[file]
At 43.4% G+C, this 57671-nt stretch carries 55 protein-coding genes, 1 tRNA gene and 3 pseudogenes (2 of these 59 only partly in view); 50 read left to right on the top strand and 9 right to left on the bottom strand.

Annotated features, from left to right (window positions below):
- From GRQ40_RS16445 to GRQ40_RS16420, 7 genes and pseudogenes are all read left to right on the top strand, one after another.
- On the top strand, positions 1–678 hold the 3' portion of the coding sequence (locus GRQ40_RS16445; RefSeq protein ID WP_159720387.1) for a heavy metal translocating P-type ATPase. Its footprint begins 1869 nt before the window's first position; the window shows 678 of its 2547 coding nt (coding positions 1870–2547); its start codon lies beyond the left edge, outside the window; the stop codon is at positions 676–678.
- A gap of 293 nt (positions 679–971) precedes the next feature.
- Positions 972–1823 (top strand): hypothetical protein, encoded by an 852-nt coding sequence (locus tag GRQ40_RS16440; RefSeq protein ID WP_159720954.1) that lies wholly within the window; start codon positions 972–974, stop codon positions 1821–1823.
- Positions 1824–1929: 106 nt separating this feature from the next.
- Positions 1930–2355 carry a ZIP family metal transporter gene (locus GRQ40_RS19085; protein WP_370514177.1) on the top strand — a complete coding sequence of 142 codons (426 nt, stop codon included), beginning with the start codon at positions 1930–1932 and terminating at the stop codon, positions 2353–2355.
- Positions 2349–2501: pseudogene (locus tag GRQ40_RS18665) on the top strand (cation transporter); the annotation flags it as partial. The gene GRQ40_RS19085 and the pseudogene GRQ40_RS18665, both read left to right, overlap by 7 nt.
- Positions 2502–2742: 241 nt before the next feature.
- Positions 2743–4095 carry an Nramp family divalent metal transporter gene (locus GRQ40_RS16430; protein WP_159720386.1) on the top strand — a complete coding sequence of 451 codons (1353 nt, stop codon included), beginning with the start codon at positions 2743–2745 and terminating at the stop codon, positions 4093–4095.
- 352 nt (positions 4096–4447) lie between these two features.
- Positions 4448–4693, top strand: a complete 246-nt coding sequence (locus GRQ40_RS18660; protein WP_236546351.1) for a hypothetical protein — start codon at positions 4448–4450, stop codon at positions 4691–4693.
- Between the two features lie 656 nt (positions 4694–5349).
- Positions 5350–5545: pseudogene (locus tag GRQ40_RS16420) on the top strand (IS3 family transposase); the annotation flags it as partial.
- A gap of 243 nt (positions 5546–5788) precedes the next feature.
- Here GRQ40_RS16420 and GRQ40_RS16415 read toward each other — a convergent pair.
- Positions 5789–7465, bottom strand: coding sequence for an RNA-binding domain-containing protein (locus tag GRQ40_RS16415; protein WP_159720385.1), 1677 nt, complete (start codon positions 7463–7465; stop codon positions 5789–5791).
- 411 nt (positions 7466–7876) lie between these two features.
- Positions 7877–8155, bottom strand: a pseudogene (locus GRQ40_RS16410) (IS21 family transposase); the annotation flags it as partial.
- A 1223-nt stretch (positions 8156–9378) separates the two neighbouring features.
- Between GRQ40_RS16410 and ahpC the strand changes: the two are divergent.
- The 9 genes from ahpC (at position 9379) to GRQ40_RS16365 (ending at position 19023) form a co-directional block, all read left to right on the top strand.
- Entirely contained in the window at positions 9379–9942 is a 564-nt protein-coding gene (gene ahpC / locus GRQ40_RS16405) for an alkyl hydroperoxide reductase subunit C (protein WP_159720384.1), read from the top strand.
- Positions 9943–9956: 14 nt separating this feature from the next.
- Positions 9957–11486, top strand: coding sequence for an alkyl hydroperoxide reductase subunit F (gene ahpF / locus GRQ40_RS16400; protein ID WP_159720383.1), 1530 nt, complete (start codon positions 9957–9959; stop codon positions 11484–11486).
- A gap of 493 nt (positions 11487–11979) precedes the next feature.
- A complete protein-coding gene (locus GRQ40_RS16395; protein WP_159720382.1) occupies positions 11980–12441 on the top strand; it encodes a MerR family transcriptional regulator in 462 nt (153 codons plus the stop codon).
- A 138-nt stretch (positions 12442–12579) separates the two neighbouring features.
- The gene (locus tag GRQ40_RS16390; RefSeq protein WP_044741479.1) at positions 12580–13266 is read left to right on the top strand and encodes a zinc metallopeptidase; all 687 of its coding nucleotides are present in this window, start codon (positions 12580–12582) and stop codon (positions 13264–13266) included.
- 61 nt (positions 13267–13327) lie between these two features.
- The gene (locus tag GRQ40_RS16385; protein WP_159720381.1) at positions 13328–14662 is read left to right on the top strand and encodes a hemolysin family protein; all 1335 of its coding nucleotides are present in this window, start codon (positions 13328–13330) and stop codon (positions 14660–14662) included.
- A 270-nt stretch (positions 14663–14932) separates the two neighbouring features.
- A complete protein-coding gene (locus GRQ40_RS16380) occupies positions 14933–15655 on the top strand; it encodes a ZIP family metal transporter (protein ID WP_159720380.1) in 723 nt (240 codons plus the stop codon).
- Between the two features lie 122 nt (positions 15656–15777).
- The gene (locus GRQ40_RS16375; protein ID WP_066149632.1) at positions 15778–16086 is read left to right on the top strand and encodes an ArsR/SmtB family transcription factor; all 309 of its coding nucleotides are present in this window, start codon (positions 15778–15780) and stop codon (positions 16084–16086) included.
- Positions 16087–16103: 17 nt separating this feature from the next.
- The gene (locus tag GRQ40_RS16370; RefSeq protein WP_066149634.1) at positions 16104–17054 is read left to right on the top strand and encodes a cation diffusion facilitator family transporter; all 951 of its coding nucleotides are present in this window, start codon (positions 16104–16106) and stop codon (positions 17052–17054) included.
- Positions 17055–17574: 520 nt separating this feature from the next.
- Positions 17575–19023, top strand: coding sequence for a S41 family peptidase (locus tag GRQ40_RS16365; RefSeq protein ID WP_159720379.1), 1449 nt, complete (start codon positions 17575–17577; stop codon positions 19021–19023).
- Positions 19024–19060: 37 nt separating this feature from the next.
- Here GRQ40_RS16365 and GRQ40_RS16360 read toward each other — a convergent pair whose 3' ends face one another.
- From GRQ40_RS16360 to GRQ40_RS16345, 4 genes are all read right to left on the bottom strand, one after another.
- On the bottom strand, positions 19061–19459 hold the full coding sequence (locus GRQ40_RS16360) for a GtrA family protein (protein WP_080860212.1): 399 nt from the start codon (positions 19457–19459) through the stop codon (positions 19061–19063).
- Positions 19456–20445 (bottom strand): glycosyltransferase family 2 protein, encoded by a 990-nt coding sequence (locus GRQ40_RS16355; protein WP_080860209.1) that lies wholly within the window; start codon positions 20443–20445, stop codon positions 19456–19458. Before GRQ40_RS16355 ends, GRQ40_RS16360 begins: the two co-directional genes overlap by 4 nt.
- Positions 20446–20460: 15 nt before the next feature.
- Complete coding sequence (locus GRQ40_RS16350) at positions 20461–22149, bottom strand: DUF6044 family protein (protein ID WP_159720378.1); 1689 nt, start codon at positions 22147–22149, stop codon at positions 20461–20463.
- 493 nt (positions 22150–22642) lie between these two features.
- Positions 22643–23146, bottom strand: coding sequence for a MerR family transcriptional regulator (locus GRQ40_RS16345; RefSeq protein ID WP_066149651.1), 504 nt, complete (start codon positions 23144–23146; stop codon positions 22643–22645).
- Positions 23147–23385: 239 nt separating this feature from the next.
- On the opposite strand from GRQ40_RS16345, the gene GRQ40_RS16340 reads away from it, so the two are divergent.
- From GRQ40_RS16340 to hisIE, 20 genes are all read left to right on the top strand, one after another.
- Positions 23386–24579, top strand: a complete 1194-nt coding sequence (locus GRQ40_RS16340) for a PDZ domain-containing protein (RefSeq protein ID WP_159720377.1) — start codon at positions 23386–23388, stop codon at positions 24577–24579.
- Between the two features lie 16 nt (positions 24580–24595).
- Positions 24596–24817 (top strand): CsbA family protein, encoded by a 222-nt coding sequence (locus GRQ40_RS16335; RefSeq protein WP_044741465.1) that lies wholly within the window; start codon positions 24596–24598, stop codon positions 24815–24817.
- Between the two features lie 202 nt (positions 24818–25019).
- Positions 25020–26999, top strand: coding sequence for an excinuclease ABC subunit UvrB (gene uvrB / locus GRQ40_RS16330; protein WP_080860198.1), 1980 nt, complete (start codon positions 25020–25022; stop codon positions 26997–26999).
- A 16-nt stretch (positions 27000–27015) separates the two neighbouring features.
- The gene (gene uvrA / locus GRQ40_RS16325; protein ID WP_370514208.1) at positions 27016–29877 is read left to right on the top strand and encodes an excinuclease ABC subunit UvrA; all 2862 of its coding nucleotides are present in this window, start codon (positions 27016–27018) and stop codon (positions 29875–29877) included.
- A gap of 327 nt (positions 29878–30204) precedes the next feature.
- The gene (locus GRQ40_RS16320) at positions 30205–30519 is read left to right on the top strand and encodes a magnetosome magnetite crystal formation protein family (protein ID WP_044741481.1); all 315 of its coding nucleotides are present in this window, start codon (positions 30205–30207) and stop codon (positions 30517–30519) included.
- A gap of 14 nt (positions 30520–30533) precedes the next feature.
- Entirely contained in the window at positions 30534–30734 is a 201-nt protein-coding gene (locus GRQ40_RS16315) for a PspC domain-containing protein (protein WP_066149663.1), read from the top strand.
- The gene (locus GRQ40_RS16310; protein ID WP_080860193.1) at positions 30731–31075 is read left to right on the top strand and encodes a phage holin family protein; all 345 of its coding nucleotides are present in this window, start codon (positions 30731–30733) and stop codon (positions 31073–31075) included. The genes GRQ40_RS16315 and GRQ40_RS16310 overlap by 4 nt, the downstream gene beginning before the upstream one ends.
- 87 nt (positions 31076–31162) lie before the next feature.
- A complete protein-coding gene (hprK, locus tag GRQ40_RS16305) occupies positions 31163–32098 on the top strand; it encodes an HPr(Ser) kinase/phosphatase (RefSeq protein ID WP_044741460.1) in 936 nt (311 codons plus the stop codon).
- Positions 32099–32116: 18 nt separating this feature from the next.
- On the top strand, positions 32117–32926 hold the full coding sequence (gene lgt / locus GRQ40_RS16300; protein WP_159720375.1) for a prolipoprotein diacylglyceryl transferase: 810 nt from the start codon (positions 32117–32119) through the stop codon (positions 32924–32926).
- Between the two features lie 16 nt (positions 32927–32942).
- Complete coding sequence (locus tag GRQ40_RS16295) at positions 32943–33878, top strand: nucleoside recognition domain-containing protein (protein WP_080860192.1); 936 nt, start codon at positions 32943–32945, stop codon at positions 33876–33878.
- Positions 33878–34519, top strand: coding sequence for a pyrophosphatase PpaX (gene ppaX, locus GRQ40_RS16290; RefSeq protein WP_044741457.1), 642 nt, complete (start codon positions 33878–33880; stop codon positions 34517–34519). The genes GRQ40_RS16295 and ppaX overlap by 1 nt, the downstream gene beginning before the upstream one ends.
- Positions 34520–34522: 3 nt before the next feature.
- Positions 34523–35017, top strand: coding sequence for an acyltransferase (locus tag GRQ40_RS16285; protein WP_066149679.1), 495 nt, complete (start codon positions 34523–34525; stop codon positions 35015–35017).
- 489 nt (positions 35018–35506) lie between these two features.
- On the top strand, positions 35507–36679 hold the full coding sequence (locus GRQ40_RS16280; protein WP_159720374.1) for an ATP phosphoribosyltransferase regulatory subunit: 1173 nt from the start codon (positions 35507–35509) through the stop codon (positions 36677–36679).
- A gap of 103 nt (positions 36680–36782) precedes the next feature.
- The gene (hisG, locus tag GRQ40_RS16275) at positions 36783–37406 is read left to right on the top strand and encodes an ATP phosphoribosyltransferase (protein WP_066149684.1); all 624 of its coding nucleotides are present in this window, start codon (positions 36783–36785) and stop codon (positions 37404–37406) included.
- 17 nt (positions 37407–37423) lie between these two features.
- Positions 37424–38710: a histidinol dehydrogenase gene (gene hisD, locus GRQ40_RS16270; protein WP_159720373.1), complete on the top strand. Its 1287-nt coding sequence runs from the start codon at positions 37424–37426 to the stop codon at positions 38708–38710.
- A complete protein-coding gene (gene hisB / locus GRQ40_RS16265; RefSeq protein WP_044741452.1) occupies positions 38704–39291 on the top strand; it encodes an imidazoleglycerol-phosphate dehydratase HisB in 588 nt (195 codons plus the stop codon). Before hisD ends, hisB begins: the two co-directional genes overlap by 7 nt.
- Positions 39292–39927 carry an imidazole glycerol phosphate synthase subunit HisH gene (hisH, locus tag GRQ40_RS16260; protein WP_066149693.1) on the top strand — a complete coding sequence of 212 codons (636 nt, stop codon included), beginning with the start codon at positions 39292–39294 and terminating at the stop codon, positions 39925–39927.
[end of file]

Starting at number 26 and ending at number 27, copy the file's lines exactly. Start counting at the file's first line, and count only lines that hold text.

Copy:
- Positions 9957–11486, top strand: coding sequence for an alkyl hydroperoxide reductase subunit F (gene ahpF / locus GRQ40_RS16400; protein ID WP_159720383.1), 1530 nt, complete (start codon positions 9957–9959; stop codon positions 11484–11486).
- A gap of 493 nt (positions 11487–11979) precedes the next feature.